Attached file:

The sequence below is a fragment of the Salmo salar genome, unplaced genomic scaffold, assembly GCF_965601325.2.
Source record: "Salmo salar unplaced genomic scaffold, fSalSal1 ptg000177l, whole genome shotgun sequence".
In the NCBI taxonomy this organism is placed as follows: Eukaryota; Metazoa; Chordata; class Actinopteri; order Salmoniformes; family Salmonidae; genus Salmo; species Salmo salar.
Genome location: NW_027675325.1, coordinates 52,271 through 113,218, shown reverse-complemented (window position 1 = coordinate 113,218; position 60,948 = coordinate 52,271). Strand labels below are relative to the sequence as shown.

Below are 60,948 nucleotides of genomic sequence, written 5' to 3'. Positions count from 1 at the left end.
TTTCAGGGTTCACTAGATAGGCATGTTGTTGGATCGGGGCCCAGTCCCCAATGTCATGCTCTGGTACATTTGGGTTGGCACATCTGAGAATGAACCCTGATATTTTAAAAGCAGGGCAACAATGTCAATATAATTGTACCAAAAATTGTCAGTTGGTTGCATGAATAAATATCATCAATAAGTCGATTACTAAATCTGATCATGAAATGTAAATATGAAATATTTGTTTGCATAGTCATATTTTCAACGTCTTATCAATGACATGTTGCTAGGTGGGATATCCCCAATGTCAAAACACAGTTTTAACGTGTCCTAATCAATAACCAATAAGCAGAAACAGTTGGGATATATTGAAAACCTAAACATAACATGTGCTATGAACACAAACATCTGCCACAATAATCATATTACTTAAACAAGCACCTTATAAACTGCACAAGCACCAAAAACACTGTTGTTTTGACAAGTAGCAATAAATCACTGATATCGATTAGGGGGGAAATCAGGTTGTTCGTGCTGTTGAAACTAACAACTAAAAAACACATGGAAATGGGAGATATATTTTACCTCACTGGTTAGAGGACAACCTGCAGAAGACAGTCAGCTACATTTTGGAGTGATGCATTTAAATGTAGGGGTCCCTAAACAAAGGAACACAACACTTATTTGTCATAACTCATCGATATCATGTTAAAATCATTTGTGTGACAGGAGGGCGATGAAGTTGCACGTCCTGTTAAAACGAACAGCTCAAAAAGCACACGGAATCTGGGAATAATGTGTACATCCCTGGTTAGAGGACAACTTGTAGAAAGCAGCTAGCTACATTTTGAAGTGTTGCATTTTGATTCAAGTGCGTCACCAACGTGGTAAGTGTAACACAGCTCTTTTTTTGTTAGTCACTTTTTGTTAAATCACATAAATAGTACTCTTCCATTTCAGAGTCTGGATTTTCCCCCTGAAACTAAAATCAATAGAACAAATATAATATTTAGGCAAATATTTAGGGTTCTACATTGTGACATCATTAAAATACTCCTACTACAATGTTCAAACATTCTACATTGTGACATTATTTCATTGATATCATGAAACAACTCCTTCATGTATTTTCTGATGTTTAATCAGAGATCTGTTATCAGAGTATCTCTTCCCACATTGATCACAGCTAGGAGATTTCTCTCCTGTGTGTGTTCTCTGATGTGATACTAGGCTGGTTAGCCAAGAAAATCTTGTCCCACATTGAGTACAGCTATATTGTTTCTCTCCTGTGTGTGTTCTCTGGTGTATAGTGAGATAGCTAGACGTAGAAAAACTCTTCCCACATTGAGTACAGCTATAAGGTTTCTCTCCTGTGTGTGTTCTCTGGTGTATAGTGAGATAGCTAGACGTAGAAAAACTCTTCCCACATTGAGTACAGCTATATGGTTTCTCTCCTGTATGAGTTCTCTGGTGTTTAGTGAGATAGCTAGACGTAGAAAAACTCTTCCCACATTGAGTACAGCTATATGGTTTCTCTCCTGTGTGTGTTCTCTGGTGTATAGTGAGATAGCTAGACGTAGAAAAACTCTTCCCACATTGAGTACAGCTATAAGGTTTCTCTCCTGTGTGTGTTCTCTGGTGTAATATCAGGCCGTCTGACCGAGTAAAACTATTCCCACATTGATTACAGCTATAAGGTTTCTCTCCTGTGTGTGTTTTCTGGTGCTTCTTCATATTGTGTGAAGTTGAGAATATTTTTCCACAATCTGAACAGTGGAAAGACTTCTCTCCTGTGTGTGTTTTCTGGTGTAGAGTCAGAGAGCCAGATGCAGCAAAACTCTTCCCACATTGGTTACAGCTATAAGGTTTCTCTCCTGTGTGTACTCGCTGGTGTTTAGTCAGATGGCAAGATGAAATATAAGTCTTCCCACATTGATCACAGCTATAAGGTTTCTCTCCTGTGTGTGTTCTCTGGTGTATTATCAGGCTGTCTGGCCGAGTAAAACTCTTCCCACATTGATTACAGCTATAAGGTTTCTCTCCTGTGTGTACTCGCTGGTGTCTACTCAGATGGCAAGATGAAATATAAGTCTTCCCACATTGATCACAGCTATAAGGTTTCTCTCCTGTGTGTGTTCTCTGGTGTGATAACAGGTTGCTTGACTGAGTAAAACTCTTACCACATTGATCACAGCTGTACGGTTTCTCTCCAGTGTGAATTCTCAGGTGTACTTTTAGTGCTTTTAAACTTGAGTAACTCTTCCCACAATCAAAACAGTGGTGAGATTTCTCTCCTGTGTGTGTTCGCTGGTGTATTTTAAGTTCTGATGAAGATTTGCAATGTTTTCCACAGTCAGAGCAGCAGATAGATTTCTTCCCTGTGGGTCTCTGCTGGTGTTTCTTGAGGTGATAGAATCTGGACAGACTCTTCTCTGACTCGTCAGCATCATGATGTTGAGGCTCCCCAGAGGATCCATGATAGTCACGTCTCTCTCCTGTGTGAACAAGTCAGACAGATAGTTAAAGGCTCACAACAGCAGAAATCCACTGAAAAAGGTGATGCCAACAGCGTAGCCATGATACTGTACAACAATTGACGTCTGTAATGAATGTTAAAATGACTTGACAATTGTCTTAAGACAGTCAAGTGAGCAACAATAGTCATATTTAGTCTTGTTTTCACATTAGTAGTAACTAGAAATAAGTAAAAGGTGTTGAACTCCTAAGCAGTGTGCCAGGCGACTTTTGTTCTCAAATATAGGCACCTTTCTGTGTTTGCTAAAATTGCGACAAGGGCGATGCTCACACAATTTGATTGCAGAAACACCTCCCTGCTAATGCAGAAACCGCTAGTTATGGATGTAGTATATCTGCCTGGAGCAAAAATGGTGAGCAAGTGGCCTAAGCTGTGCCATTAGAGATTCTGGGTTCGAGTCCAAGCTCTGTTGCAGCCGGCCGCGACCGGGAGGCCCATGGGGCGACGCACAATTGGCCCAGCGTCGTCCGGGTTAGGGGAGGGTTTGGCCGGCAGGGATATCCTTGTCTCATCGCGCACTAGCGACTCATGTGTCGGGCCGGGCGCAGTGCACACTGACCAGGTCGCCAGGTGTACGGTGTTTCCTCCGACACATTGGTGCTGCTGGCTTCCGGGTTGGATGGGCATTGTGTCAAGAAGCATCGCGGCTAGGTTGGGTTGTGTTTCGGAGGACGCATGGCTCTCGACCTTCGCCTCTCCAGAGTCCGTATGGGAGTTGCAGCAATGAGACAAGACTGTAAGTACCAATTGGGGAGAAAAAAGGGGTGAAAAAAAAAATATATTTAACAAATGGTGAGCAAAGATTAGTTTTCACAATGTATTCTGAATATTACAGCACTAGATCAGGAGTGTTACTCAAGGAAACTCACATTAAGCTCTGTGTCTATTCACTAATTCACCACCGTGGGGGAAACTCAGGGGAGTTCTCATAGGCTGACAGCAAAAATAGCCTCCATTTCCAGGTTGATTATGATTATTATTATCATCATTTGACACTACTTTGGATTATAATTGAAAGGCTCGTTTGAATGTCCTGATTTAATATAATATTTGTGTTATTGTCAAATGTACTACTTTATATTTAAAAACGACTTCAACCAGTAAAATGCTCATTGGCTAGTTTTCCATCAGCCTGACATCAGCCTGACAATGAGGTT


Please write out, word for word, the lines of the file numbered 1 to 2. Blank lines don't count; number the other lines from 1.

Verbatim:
The sequence below is a fragment of the Salmo salar genome, unplaced genomic scaffold, assembly GCF_965601325.2.
Source record: "Salmo salar unplaced genomic scaffold, fSalSal1 ptg000177l, whole genome shotgun sequence".